Both opponents and proponents of Shariah finance recognize that there are relatively few Shariah scholars available to serve as advisers to financial institutions.
Proponents of Shariah finance see this as a problem in that it could inhibit the global growth of the industry.
Opponents see the shortage from a different perspective.
First of all, several of the most prominent Shariah advisers have either expressed hateful Jihadist views, have direct ties to Jihadists, or were educated in Jihadist-favored incubators.
We have detailed three in particular here on the pages of SFW:
• Sheikh Yusuf al-Qaradawi
• Mufti Taqi Usmani
• Sheikh Yusuf DeLorenzo
Secondly, the system of Shariah scholars has resulted in inherent conflicts of interest that would never be tolerated in any other aspect of finance and investment in the US, and probably much of the rest of the West.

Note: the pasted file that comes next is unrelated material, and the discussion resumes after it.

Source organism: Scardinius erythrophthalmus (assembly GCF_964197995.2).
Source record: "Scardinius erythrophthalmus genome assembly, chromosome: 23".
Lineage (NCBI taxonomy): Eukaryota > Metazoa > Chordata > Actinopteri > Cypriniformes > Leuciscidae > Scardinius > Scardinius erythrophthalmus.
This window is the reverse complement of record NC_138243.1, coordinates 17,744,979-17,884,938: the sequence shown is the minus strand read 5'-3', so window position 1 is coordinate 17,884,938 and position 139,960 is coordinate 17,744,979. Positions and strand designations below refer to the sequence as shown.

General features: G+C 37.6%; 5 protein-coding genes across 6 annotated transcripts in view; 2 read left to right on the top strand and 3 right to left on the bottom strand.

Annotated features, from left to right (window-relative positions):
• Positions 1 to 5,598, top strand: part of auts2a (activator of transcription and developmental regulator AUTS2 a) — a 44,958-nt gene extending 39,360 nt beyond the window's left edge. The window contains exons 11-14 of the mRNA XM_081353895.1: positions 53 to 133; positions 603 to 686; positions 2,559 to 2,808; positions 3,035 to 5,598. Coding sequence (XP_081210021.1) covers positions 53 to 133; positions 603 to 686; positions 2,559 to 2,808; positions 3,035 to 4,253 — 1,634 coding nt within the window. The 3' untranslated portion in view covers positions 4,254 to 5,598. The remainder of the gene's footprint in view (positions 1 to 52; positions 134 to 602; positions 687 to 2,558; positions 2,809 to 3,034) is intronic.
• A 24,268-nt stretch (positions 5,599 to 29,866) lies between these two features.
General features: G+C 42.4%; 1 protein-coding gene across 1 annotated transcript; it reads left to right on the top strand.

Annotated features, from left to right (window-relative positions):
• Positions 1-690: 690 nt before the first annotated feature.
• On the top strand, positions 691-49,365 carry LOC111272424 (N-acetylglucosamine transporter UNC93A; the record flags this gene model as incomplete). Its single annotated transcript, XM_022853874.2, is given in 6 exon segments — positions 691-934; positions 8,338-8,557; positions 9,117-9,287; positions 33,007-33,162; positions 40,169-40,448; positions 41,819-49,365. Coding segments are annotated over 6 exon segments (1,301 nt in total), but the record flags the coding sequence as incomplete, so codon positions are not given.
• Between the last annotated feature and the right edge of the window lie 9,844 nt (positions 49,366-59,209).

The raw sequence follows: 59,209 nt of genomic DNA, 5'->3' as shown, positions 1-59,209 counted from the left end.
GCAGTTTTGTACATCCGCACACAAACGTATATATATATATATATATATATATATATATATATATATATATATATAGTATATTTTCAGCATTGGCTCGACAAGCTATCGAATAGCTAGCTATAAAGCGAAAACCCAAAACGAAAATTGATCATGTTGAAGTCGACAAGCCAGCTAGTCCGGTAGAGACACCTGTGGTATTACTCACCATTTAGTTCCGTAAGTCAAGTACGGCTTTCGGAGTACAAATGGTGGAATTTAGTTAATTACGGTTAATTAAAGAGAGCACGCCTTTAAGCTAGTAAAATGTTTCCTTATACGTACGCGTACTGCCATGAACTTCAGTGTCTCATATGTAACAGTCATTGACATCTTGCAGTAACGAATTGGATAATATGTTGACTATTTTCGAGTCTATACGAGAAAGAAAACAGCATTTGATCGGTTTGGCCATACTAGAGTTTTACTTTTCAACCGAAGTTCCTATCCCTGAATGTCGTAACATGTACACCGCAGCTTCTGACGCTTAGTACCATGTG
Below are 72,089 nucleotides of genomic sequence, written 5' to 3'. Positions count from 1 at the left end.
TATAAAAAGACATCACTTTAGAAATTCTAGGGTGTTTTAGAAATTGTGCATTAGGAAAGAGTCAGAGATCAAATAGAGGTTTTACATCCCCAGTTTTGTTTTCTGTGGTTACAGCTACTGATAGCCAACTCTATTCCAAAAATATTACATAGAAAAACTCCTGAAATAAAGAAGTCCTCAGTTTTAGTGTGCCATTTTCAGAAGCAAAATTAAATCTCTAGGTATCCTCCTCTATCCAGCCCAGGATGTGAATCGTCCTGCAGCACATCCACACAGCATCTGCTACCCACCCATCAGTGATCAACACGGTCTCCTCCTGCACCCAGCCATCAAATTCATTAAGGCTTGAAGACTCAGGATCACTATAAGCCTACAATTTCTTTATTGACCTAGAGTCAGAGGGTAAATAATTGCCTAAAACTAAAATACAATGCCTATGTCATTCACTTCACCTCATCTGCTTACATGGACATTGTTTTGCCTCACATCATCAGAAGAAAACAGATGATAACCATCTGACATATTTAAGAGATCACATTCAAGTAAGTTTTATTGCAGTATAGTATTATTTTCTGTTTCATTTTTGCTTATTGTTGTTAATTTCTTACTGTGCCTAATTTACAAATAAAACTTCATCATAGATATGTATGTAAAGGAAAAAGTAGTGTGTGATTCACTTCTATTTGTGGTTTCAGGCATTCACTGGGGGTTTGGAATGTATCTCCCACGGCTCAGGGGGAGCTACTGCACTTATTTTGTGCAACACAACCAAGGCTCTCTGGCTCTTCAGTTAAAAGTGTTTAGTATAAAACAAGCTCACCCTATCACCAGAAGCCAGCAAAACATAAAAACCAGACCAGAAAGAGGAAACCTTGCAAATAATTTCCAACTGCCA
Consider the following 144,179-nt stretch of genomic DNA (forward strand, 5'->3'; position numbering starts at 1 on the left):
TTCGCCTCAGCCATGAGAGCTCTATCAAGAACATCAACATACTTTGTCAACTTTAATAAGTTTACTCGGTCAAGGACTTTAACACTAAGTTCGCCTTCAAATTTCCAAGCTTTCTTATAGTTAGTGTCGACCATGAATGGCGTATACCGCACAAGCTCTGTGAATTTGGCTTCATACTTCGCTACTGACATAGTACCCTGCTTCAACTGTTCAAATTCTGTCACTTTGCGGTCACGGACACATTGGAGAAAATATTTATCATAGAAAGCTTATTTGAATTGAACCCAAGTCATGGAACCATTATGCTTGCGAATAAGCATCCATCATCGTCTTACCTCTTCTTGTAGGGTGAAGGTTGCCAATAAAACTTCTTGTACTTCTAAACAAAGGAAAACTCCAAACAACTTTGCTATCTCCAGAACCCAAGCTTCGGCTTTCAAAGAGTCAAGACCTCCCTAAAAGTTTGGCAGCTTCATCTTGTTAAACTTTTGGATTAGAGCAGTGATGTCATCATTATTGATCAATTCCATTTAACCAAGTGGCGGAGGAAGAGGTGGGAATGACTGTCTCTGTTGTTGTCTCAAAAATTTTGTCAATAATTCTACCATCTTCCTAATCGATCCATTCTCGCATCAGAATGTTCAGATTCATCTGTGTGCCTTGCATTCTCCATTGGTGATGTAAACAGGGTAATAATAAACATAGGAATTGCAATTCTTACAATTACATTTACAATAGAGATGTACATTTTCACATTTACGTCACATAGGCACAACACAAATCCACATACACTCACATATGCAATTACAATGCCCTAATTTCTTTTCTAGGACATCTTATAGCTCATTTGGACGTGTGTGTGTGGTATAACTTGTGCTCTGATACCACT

For instance, the same scholars sit on the boards of as many as 20-25 financial institutions, many of which are in direct competition with one another. Moreover, often these same scholars head, direct or sit on the boards of self-regulating organizations, such as AAOIFI, at the same time that they are being paid by the institutions that are supposedly being regulated.
Finally, in as much as Shariah finance contains worrisome and nefarious aspects, the fact that these few Shariah advisors control so many financial institutions raises serious questions about possible RICO violations, something that America’s Justice department and financial regulators seem oblivious to…